South Shields U18 v Stockton Town U18, Friday 1st October 2021, 7.30pm

October 13, 2021

After my visit to North Shields four days earlier for an FA Youth Cup tie, it fell to South Shields to provide my Friday evening entertainment in the same competition. As an added bonus, Stockton Town provided the opposition and as my parents have been shelling out a tenner a month for years to support ‘the young lads football’ in the Stockton Town monthly draw I was keen to see if their money had been well-spent.

Mariners Park, or the 1st Cloud Arena as it is now known, is situated in an industrial estate. If there was any club parking it was full by the time I arrived and so I dumped the car a couple of hundred yards away. It was three quid admission which is a pound cheaper than neighbours North Shields. Immediately as I went in I saw the new stand that is being constructed along the length of one of the sides of the pitch. It’s an impressive show of ambition from a club in the seventh tier of English football and that only six years ago were in the tenth tier Second Division of the Northern League. The ambition was supported by around three-hundred and fifty fans turning out. That’s an impressive attendance at this level in adult football, never mind under eighteens.

The new stand will give South Shields decent facilities on all four sides of the ground. There’s covered standing behind both goals and a combined standing and seating covered stand along the other side of the pitch. I chose to sit and although there were stanchions holding up the roof I got a good view of both goalmouths.

South Shields were wearing a Burnley style kit with Stockton in their regular yellow and blue. The hosts looked the better side early on, keeping possession well and playing mainly in Stockton’s half. They made their dominance count and by half time were two up. I thought the Stockton keeper was a bit jittery but to be fair, he wasn’t at fault for either of the goals and he made a couple of good saves to keep his side in it.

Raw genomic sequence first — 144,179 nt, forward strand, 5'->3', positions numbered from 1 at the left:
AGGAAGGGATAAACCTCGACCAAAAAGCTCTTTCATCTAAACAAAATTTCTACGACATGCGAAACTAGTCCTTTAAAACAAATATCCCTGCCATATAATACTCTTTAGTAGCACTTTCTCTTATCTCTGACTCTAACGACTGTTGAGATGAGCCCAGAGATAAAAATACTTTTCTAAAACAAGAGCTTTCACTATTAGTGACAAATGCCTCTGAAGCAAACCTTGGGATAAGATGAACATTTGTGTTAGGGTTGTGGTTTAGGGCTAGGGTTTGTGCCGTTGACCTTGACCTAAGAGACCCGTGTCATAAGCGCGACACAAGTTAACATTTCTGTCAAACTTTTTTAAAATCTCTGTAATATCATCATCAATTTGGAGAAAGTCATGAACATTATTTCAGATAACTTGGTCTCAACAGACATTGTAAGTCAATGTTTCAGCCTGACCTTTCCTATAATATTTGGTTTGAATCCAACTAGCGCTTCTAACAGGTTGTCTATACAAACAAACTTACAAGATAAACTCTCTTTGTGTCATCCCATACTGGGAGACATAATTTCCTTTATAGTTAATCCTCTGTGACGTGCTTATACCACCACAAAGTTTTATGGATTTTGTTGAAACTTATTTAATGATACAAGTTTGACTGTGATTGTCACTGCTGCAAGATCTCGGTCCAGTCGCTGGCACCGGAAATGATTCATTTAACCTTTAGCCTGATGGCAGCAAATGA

At half-time I got myself pie and chips and a coke in a pint beaker that you paid a pound for and could either return to get your pound back or keep. I’m a sucker for things like this. I’ve a cupboard full of plastic beakers from the last couple of World Cups and a commemorative South Shields version has now joined them.

Stockton got back into the game with a great strike that was just too high for a keeper a fraction off his line. They then levelled before South Shields regained the lead. The big talking point, or whinging point, came when Stockton made it three each. The goal came from a penalty awarded after the striker was fouled but chose not to go to ground and instead tried and failed to round the keeper. The ref called play back and awarded the pen. Brilliant. Or ‘disgusting’ and ‘disgraceful’ according to the home fans nearby. Why should a player have to go down to ‘win’ a pen?

Shields weren’t to be denied though and hit back with a fourth and winning goal.

North Shields U18 v Morpeth Town U18, Monday 27th September 2021, 7pm

October 7, 2021

I’ve no recollection of ever having been to the Tynemouth area, other than to the Wet and Wild swimming centre when my kids were small. When looking for the Daren Persson Stadium online I noticed a beach and a castle nearby so Jen and I set early to have a pre-match wander around.